Last night, the US Navy Museum hosted a special panel presentation entitled “An Underwater Ice Station Zebra: Recovering a Secret Spy Satellite Capsule from 16,400 ft Below the Pacific Ocean” The subject for the evening was the once classified 1972 mission to the bottom of the Pacific Ocean. Early that year, a film capsule from an American photoreconnaissance satellite, codenamed HEXAGON, was dropped from orbit in a small container, for retrieval at sea. The mission encountered a major problem when the capsule’s parachute malfunctioned, and the capsule plummeted more 3 miles below the surface of the Pacific Ocean, north of Hawaii. Only the US Navy had the technology to retrieve the capsule, and the advanced Trieste II (DSV 1) Deep Sea Vehicle was dispatched to complete what was at the time the deepest undersea salvage mission ever attempted.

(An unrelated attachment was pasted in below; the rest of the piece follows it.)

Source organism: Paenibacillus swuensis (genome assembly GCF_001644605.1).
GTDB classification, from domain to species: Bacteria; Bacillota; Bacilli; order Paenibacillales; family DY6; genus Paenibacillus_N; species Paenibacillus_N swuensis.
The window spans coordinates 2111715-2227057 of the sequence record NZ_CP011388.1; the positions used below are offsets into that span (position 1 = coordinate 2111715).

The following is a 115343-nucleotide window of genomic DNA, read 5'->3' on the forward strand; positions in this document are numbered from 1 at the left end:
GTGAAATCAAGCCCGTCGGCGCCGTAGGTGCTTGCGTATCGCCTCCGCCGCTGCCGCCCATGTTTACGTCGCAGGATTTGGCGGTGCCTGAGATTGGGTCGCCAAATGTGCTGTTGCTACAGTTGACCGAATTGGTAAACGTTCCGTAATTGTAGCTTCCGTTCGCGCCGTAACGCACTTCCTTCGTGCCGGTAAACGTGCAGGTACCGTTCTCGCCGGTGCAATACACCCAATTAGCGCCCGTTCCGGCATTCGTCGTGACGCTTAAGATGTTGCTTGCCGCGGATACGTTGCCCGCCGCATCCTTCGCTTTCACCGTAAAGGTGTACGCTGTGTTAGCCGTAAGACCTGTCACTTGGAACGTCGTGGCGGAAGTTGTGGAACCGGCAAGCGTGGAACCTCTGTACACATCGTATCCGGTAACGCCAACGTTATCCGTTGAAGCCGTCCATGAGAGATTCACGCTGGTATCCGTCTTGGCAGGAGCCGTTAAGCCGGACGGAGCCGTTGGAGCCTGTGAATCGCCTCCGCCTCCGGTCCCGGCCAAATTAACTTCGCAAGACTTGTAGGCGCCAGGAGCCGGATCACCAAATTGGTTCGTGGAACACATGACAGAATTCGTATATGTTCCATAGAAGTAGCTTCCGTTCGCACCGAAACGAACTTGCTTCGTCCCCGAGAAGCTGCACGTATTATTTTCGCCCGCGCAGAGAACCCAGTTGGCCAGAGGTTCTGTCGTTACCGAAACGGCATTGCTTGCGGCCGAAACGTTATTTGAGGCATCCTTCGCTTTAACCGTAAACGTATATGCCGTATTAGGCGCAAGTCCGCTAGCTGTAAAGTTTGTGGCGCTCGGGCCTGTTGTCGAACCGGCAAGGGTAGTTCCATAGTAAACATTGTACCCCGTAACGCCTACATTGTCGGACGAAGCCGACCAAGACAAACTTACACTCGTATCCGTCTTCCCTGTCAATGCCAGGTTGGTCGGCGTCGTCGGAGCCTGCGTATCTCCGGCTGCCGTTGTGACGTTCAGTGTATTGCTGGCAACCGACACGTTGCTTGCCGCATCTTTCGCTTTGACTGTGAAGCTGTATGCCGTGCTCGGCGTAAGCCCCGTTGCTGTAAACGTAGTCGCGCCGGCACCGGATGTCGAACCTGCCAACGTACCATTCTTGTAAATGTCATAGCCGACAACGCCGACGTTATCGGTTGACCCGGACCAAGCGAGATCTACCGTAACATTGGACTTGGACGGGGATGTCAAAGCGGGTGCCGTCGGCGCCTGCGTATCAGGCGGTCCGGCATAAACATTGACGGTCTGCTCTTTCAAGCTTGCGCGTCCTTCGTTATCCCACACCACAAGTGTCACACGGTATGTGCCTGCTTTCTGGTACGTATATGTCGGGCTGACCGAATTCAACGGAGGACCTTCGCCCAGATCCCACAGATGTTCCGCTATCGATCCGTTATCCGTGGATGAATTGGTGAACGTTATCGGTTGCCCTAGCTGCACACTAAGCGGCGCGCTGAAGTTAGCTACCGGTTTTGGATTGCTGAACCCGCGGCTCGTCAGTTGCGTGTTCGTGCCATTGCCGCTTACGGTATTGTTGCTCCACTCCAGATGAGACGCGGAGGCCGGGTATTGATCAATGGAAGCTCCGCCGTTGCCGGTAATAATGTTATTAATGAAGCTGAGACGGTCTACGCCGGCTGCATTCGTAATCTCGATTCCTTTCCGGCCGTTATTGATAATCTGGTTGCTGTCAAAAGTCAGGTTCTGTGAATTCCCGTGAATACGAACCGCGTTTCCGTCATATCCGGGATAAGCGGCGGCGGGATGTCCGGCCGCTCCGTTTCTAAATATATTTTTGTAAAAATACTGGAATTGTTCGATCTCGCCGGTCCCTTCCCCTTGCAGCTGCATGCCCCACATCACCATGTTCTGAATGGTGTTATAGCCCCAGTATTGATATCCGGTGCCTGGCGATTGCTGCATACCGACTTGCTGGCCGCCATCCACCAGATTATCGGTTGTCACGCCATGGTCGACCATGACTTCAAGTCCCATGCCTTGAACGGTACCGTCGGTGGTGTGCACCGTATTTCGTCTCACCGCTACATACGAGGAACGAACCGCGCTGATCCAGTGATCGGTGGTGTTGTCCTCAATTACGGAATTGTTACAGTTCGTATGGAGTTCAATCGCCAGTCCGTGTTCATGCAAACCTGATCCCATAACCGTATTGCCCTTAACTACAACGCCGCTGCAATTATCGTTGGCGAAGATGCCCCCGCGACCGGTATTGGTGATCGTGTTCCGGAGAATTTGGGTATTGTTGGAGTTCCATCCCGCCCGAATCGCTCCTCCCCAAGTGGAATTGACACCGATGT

A panel of experts was convened at the Navy Museum to discuss this dangerous and challenging undersea mission. The panel consisted of:
- David Waltrop, CIA Historical Collections Division
- Lee J. Mathers, former US Naval Intelligence Officer
- LCDR Beauford Myers, USN (Ret.), former Executive Officer, USS White Sands (ARD 20)
- CDR Richard Taylor, USN (Ret.), former Trieste II (DSV-1) pilot
- CAPT Don Walsh, Ph.D., USN (Ret.), Officer-In-Charge, Trieste, 1960 Marianas Trench Dive
The Museum was packed for the event, with over 100 guests in attendance. The panel walked the audience through the steps required to recover the capsule, and following their presentation, answered questions. After the event, the Naval Historical Foundation, supported by Oracle Corporation, hosted a reception for all of the guests in attendance, which included a buffet meal and beverages.
To learn more about the mission, please visit the Central Intelligence Agency website. And don’t forget that the first Trieste Deep Sea Vehicle is on display in the Navy Museum.